1. ..."you seem to be going in for journalese proverbs. Do you believe that truth is stranger than fiction?"So there you have them. I do not say GKC wrote no others, though it is very unlikely; there are a few other appearances of "stranger than", of which this, though possibly tendentious, is worth consideration:
"Truth must of necessity be stranger than fiction," said Basil placidly. "For fiction is the creation of the human mind, and therefore is congenial to it."
[GKC, "The Singular Speculation of the House Agent" in The Club of Queer Trades (1904)]
2. [Shaw] has based all his brilliancy and solidity upon the hackneyed, but yet forgotten, fact that truth is stranger than fiction. Truth, of course, must of necessity be stranger than fiction, for we have made fiction to suit ourselves.
[GKC, Heretics CW1:66 (1905)]
3. ...we must not mix up the ghost story, which is a story about a ghost, with some other technical type of tale, such as a story about a corpse. The ideas are on two different planes, and one willalways suffer from the presence of the other. Either the spiritual story will be much too thin, or the blood and bones story will be a bit too thick. Ghosts, in short, may wander about in real life, if they like, because truth is stranger than fiction; but in the refined world of fiction we must be a little more exclusive and fastidious in our selection of ghosts. They must be family ghosts in the sense of ghosts of good family; or only living (like the dear old butler) with the best. A mere mob of phantoms, for all I know, may march like an army up the high road of history; but we must know more about the particular ghost before we allow him to appear in so serious a thing as a novel.
[GKC ILN May 30, 1936; special thanks to Frank Petta and my mother for this essay]
All that dark and yet exuberant imagery belongs to a tradition that can be seen in the art and ornament of Spain. It can be seen in the special Spanish love of black; the black which is not the negation of colour, but rather the accumulation of colour. It can be seen in the rich darkness of Spanish churches, fretted with the golden fire of countless candles. But it can be seen fully and completely only in the world-wide spreading of the Spanish culture in the sixteenth century, when it met on its borders monsters stranger than whales; red men and golden mountains and a new world. It had many crimes, which are not hidden in Claudel's poem, but it had this very enviable greatness that strange stars and new sciences were then opened to a Christian world that was still full of chivalry; of which wicked men colonised for greed, but good men did not colonise only for commerce; when the white man was as romantic a figure as the red man, and trade had not destroyed the Red Indian to replace him by the Regular Guy.So what I would like to know is: when will ChesterTeens (by that or any other name) be publishing their first book of fiction? I for one would like to read some of your fiction, be they about ghosts, corpses, Spain, or whales....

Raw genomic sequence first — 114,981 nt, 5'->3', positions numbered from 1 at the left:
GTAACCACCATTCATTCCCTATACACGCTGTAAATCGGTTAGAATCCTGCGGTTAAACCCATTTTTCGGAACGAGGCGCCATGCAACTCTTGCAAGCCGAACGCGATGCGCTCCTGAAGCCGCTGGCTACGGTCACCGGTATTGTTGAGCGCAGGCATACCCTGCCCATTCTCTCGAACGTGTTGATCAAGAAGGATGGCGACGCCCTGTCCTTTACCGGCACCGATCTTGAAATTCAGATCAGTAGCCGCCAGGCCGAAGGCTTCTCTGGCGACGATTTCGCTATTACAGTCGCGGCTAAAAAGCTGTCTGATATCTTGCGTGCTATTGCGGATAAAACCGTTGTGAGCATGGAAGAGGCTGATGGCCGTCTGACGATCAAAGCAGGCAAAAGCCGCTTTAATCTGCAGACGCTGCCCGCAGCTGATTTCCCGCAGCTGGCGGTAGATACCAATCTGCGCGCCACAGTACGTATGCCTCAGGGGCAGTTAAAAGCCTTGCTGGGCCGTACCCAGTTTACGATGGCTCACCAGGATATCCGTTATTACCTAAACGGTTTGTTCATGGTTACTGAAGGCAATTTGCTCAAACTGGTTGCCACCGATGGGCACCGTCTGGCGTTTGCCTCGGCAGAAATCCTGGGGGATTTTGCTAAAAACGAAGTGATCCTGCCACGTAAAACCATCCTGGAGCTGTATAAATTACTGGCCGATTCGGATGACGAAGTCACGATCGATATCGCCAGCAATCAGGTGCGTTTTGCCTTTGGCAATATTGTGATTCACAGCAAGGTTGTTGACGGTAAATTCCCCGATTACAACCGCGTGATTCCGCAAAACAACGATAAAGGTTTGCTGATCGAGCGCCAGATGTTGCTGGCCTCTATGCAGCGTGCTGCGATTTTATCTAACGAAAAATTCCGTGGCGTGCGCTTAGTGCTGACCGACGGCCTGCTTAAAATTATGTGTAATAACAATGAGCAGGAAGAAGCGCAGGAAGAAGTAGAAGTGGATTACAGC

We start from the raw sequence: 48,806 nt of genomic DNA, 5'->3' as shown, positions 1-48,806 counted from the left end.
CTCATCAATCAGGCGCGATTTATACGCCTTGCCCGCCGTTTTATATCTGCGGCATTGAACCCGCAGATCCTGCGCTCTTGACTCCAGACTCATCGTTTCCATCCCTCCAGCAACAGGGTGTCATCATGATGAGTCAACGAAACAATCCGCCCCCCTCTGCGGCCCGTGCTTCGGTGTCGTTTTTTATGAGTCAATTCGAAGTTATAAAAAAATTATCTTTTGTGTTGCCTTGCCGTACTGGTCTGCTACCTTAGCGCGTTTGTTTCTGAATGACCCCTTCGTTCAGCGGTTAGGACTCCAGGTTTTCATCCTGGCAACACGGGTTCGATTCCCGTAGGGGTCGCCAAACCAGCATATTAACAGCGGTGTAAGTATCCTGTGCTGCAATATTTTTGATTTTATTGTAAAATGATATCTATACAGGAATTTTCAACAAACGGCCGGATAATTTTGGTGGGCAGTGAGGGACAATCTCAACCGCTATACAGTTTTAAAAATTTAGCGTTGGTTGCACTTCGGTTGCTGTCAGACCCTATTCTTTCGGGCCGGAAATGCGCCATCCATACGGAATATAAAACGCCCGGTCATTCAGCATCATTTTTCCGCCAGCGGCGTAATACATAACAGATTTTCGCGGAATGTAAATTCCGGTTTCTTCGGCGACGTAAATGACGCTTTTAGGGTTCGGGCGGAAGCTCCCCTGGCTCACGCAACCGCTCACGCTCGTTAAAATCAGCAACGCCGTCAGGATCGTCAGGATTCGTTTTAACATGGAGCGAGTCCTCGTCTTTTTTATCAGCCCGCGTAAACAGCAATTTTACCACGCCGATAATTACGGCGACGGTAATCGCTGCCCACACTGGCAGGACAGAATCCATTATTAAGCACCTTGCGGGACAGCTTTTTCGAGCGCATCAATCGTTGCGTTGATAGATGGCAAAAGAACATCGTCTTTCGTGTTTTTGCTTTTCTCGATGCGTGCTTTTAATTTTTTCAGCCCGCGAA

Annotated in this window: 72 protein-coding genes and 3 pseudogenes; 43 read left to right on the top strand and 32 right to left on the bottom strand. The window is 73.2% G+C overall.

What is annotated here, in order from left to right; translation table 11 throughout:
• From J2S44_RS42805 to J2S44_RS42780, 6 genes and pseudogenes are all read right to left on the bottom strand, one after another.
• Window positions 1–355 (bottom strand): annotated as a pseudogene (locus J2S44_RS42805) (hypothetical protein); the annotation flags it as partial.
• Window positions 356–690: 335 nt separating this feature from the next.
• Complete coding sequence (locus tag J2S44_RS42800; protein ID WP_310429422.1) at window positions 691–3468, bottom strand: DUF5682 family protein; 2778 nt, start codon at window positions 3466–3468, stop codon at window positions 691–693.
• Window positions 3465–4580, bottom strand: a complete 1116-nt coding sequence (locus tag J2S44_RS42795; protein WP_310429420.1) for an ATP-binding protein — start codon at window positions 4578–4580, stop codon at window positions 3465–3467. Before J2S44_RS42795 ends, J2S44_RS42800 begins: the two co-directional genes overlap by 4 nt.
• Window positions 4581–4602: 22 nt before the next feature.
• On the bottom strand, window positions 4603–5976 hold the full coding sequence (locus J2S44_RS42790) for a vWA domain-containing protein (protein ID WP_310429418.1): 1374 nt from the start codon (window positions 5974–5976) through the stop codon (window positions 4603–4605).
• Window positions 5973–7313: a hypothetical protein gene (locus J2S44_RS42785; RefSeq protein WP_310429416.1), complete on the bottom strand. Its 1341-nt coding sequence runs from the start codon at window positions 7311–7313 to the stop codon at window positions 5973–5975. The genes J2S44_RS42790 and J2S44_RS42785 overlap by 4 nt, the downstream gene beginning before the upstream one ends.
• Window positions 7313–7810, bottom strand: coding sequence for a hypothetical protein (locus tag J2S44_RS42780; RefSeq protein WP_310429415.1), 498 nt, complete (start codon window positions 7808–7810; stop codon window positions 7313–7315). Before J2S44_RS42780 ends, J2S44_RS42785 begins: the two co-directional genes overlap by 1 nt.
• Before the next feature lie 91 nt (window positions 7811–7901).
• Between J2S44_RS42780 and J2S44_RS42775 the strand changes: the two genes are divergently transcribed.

[GKC ILN Mar 19 1932; reprinted in All I Survey; thanks again to Frank Petta and my mother]
P.S. I would like to address Old Fashioned Liberal's comment about creativity being a kind of discovery, but I have other chores, and (due to the expected length of my reply) I would prefer to handle it elsewhere, since it will require a short presentation of a very interesting result of automata theory, which few of our audience may have at their disposal. But it ought to be quite interesting, if I ever get to it.